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Tick-borne encephalitis

Tick-borne encephalitis is a serious infection that can cause flu-like symptoms and inflammation of the brain (encephalitis), and can be fatal. It is usually spread through tick bites, but it can also be caught through drinking unpasteurised milk.

High risk areas: the far eastern part of the former Soviet Union, including eastern Russia and Siberia, some parts of China and Japan, western Russia, Austria, Hungary, the Balkans, Czech Republic, Slovakia and Scandinavia. Tick-borne encephalitis is mainly found in forested areas.

The tick-borne encephalitis vaccine is recommended for anyone who:

  • plans to live in a high risk area,
  • plans to work in a high risk area – for example, as a farmer or forest worker, or
  • plans to travel to high risk areas during late spring or summer, particularly if camping or hiking.

The vaccine

The vaccination requires a course of three doses for full protection. The second dose is given 1-3 months after the first, and provides immunity for about one year. A third dose, given 5-12 months after the second, provides immunity for up to three years.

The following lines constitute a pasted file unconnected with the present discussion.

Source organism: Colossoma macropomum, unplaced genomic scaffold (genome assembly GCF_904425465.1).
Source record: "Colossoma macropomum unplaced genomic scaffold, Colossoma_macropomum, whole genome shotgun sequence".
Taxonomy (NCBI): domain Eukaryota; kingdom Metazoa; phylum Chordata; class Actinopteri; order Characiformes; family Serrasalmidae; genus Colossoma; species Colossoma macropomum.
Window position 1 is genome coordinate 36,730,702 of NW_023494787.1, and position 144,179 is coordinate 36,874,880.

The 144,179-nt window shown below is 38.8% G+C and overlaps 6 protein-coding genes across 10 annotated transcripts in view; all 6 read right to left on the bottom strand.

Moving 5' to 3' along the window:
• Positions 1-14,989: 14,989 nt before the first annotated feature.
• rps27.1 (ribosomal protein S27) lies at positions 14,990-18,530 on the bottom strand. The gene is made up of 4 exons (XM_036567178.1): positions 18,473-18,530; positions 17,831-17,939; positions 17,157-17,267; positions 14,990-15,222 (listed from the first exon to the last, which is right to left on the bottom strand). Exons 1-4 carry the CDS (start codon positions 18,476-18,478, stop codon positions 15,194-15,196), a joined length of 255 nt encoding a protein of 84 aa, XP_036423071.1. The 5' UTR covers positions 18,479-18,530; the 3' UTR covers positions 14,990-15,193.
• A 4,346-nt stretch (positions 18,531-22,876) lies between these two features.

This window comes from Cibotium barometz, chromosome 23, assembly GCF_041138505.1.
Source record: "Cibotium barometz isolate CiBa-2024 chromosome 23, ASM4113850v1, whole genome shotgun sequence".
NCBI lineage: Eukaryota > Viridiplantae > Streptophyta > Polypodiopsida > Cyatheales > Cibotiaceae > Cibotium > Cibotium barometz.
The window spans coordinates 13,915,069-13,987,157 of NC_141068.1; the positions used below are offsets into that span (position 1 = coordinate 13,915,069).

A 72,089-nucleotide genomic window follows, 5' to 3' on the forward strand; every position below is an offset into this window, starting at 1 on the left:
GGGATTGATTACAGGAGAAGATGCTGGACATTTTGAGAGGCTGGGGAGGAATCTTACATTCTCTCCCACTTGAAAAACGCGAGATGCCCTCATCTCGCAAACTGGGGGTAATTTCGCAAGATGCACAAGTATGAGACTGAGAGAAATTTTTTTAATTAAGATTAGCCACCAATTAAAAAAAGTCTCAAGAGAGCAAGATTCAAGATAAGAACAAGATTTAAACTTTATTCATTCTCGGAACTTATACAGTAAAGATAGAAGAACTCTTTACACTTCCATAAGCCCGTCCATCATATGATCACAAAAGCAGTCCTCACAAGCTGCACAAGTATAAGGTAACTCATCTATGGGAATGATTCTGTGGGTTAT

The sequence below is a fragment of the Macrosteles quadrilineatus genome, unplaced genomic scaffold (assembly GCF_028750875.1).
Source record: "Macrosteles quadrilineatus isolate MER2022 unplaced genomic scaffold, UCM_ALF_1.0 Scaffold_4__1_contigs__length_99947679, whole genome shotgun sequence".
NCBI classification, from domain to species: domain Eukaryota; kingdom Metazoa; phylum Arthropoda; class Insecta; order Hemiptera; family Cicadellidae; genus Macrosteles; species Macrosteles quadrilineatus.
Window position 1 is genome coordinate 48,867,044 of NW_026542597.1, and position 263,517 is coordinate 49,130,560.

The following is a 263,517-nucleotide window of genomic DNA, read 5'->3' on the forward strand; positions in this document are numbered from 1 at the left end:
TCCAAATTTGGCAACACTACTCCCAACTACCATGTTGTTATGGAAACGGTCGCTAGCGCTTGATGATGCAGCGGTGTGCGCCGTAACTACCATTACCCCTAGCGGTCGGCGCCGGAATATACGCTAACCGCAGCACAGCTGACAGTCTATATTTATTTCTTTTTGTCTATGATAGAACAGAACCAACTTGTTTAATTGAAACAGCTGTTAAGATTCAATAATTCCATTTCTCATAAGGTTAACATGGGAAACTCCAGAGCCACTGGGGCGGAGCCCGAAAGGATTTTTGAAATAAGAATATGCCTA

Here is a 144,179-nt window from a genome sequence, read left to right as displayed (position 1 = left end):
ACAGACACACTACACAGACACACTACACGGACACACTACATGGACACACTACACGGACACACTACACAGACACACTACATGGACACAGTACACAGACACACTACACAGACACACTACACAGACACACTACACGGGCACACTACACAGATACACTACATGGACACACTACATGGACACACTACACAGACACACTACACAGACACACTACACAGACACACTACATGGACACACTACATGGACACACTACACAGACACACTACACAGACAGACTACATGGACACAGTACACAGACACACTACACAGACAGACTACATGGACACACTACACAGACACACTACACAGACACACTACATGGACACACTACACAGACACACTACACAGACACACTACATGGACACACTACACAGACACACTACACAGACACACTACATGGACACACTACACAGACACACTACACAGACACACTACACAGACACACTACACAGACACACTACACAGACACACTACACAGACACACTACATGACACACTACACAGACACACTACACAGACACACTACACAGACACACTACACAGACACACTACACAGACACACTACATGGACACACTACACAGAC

A booster dose can be given up to three years after the third dose for continued protection. Boosters can continue to be given every 3-5 years if protection is still necessary.

If there is not enough time before you travel to complete a normal course of the vaccination, you may be able to have an accelerated course. This will involve two doses being given two weeks apart. Two weeks after the second dose, 90% of people who receive the accelerated course will have immunity against the condition.

The tick-borne encephalitis vaccine is not suitable for children who are under one year of age.


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